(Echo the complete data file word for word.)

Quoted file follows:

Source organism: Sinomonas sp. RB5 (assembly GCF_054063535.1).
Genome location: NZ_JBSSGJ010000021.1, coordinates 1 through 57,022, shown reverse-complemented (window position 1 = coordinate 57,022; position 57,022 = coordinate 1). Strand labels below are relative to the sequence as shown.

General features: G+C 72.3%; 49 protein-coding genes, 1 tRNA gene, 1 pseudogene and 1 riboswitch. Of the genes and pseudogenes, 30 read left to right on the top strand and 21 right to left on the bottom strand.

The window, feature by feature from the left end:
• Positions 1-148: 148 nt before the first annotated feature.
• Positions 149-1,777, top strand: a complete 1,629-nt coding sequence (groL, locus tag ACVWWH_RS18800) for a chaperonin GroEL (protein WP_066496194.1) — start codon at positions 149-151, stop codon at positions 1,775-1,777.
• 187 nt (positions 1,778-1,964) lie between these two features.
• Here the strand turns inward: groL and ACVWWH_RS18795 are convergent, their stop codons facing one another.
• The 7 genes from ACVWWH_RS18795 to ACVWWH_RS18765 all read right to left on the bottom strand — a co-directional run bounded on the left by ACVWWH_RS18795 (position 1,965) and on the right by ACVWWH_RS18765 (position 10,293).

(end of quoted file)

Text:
Source organism: Sinomonas sp. RB5 (assembly GCF_054063535.1).
Genome location: NZ_JBSSGJ010000021.1, coordinates 1 through 57,022, shown reverse-complemented (window position 1 = coordinate 57,022; position 57,022 = coordinate 1). Strand labels below are relative to the sequence as shown.

General features: G+C 72.3%; 49 protein-coding genes, 1 tRNA gene, 1 pseudogene and 1 riboswitch. Of the genes and pseudogenes, 30 read left to right on the top strand and 21 right to left on the bottom strand.

The window, feature by feature from the left end:
• Positions 1-148: 148 nt before the first annotated feature.
• Positions 149-1,777, top strand: a complete 1,629-nt coding sequence (groL, locus tag ACVWWH_RS18800) for a chaperonin GroEL (protein WP_066496194.1) — start codon at positions 149-151, stop codon at positions 1,775-1,777.
• 187 nt (positions 1,778-1,964) lie between these two features.
• Here the strand turns inward: groL and ACVWWH_RS18795 are convergent, their stop codons facing one another.
• The 7 genes from ACVWWH_RS18795 to ACVWWH_RS18765 all read right to left on the bottom strand — a co-directional run bounded on the left by ACVWWH_RS18795 (position 1,965) and on the right by ACVWWH_RS18765 (position 10,293).